About the Project

The ZooTrophy Animal-a-Day project began on October 15th, 2013 as illustrator Angela "LemurKat" Oliver began working her way, systematically but selectively, through the alphabet and presenting, via social media, an illustrated animal to the world. Daily.

All pieces are drawn as 2.5 x 3.5 inch collectible cards, using a combination of polychromos and prismacolor pencils, along with other art materials. Many are still available for purchase ($10) or trade, so drop her an email if anything captures your eye or if there is an animal you wish to request.

It is predicted this project will take her at least two years to complete - with approximately 36 animals being drawn for each letter. She has also used the images to create a collectible hardback encyclopedia series, playing cards and a desk calendar, as well as the ZooTrophy collectible trading card game.

Wednesday, April 8, 2015

Creature Feature #536: ʻōʻō

The Hawaiian ʻōʻō was a beautiful nectivorous songbird, endemic to the Hawaiian islands. There were four distinct species, occupying separate islands. The largest measured around 30 cm from head to tail. He was generally considered to be related to the Australian honey-eaters and shared a similar diet - drinking the nectar from flowers. Genetic research has since shown them to be distinctly different, and any similiarities a result of convergent evolution, where unrelated species develop similar traits to fill similar niches.

 The arrival of humans on the islands marked the beginning of the end for the ʻōʻō. Birds on Oahu and Hawai'i were hunting extensively for their yellow feathers, which were worn by nobility. Deforestation claimed their land, rats claimed their nestlings, and like many Hawaiian birds, they proved vulnerable to the introduction of bird malaria. The first to become extinct was the Oahu ʻōʻō in 1837, the Bishops ʻōʻō of Molokai following in 1904 and the Hawaiian ʻōʻō hanging on until the last confirmed sighting in 1937. The smallest, the Kaua'i ʻōʻō survived a little longer - mongoose never made it to that island - being declared extinct then rediscovered on several occasions, but surveys in 1987 found no evidence of their continued existence.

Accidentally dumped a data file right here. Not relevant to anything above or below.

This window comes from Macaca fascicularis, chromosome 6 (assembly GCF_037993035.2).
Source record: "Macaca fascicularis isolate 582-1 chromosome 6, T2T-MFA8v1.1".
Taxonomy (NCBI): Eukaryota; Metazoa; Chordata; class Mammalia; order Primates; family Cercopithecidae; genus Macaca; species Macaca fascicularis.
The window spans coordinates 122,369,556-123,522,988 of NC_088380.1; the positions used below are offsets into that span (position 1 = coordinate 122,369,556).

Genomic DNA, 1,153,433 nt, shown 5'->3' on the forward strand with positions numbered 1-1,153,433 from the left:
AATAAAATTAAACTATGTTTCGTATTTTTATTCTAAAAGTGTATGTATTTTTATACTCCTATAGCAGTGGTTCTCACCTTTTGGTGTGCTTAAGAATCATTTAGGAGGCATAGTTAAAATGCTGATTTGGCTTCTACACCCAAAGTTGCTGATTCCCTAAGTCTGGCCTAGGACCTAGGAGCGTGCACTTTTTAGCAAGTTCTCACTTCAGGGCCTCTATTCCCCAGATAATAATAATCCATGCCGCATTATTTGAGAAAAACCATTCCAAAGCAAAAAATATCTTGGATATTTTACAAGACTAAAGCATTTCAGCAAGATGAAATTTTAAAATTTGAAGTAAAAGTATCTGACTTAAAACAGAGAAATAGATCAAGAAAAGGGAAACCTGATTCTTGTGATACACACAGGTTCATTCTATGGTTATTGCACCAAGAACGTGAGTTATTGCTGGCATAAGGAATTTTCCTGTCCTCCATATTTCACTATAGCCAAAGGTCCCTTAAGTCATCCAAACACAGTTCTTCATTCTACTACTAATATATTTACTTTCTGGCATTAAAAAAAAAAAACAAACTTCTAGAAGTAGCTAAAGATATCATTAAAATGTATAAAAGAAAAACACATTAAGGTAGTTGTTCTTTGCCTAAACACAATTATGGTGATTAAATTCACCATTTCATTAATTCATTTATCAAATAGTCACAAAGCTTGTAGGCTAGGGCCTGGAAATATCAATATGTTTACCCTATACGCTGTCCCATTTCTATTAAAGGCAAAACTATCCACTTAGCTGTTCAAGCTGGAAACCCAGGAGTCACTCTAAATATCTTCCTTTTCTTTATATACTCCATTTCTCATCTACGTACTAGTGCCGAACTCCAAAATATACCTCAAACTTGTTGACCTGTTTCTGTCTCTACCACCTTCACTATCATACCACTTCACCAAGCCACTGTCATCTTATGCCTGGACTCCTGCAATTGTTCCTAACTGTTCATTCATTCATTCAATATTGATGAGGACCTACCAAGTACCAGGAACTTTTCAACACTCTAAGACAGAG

The ʻōʻō, like the huia and oh-so-many beautiful, unique birds, is an example how isolated populations can be extremely vulnerable to outside pressures, especially when they have evolved without the addition of natural land predators. Neither New Zealand nor Hawaii had any mammalian predators until humans came and brought with them the rats and mice, mongoose (Hawaii) and mustelids (New Zealand).

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